Grandfather gets 27 months for Grand Canyon child abuse hike

PHOENIX Fri Jun 15, 2012 8:01am EDT

The Colorado River flows through the Grand Canyon on the Hualapai Indian Reservation near Peach Springs, Arizona May 6, 2011. REUTERS/ Joshua Lott

The Colorado River flows through the Grand Canyon on the Hualapai Indian Reservation near Peach Springs, Arizona May 6, 2011.

Credit: Reuters/ Joshua Lott

PHOENIX (Reuters) - An Indiana man convicted of forcing his young grandsons to hike through the Grand Canyon in triple-digit temperatures was sentenced to 27 months in prison on Thursday after apologizing to the court.

Christopher Allen Carlson, 45, also was ordered by a federal judge to serve one year of supervised release stemming from the two hikes made last August with the boys, who were 8, 9 and 12 years old at the time.

He was convicted in February of three lesser child abuse charges by a federal jury. He was indicted on six abuse charges in September.

In a rambling address at the sentencing hearing, Carlson said: "I would not hurt these children. I love my grandchildren." He ended with an apology to the court, saying "I'm sorry for this mess."

Prosecutors had sought 3.75 years in prison followed by a year of supervised release.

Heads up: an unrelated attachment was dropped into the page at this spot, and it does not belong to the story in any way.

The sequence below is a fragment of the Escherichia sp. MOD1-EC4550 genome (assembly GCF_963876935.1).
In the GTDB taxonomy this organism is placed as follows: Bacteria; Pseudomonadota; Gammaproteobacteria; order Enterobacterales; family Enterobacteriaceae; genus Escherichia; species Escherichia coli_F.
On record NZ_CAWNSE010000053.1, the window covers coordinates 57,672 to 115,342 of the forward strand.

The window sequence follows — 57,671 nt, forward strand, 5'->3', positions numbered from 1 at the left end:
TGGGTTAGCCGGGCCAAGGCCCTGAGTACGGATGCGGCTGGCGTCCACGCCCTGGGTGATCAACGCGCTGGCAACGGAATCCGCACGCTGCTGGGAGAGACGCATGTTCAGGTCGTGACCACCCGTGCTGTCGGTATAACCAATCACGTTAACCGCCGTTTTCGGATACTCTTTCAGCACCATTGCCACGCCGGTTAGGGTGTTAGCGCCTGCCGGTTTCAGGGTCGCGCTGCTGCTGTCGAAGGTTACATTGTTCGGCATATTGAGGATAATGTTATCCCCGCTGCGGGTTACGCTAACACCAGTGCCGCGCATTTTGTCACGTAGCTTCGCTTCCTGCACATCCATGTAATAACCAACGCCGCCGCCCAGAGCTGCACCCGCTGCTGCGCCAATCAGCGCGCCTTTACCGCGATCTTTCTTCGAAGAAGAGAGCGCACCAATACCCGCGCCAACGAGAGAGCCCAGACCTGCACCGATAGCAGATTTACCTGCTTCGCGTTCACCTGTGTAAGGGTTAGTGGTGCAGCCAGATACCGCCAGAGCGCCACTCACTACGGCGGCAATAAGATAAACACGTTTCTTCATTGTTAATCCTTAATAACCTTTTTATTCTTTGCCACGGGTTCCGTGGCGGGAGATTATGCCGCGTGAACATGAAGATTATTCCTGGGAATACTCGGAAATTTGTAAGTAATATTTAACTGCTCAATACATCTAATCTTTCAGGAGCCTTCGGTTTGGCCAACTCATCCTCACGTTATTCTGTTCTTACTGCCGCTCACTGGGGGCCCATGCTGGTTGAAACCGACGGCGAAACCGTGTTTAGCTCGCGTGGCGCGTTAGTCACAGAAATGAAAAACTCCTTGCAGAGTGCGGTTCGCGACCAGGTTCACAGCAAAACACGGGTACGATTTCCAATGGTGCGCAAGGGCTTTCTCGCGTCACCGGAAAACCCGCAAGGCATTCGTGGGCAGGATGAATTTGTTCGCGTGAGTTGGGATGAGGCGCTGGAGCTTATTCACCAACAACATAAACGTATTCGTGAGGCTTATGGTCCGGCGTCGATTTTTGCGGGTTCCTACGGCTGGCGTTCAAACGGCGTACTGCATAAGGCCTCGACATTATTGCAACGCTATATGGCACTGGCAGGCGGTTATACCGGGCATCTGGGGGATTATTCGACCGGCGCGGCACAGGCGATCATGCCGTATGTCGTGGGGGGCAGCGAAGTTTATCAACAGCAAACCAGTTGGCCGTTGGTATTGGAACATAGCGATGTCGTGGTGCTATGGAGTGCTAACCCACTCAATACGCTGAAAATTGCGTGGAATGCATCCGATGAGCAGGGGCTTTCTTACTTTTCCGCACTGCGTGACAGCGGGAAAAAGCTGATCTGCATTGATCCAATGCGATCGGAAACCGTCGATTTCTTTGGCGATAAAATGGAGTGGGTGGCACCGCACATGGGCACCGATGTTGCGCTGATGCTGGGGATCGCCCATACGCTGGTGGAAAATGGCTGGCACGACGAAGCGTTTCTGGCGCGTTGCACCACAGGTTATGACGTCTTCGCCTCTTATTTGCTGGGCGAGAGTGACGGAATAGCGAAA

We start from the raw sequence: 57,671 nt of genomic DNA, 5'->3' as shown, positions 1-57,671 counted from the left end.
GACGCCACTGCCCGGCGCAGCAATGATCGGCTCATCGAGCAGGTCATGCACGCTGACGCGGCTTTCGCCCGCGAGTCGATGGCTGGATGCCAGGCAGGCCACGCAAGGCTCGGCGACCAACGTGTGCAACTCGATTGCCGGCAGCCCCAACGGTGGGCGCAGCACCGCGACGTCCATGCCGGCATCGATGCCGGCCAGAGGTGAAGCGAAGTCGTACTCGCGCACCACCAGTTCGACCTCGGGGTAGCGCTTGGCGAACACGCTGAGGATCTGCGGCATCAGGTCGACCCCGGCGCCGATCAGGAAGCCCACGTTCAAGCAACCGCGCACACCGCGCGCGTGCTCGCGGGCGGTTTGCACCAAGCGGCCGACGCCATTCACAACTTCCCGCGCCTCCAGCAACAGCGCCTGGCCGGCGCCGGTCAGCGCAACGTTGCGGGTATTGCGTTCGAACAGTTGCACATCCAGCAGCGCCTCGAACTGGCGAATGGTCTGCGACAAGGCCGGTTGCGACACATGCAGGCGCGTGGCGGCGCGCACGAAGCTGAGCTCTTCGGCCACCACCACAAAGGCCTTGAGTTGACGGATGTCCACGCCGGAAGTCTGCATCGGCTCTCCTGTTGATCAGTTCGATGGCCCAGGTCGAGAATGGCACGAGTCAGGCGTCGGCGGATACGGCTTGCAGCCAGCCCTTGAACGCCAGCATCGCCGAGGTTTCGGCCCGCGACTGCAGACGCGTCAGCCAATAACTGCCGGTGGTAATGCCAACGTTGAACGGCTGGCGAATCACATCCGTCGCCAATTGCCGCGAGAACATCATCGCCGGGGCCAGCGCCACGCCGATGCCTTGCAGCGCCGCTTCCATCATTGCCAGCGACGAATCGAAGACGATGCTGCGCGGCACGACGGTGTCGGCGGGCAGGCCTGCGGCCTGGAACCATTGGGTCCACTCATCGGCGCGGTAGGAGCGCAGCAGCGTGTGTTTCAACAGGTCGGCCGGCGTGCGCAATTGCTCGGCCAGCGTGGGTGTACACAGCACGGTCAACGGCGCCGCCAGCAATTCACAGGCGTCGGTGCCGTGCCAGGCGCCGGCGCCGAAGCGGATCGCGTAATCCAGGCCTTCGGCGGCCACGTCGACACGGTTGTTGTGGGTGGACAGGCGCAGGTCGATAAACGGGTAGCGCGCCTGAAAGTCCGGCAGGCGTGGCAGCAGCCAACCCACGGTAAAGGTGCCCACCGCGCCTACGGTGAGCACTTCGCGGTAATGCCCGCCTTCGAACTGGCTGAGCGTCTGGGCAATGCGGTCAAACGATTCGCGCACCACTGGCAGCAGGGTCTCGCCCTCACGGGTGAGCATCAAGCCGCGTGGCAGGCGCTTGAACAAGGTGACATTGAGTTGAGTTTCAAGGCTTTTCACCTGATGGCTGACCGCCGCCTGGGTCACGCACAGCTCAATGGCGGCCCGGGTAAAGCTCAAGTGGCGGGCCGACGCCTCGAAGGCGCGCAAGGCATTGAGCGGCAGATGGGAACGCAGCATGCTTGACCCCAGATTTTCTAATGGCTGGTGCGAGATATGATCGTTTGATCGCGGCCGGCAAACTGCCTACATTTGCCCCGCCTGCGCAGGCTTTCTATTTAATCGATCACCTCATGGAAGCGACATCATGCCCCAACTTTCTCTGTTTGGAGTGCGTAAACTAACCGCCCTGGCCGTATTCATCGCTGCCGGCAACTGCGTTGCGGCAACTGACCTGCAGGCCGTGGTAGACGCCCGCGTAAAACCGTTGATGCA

Carlson's attorney, Jeffrey Williams, told Reuters that he would appeal the sentence.

Authorities said Carlson led the three young boys on two hikes at the crimson-hued canyon as temperatures soared past the 100-degree-Fahrenheit (38-C) mark, severely limiting their access to food and water.

Prosecutors say he put the boys through the forced marches over treacherous terrain, at times kicking and hitting them along the way.

Carlson maintained he was not guilty of child abuse and told investigators that the hikes were an attempt to get the youths, who he considered out of shape, tougher and more physically fit, according to court documents.

During the trial, each of the boys took the stand against their grandfather and chronicled to their ordeal.

The boys said they were instructed to say they were fine when asked how they were by passing hikers, according to court documents. All three said they vomited during the hikes. Signs of physical abuse were present when they were examined.

The youngest of the boys had severe blisters on his feet and the eldest suffered from vision problems which experts said were a precursor to heat stroke, prosecutors said in a court filing.

"All of the boys ate and drank voraciously when provided with the ability to eat without hiding it from the defendant," according to the filing.

(Editing by Tim Gaynor and Eric Walsh)

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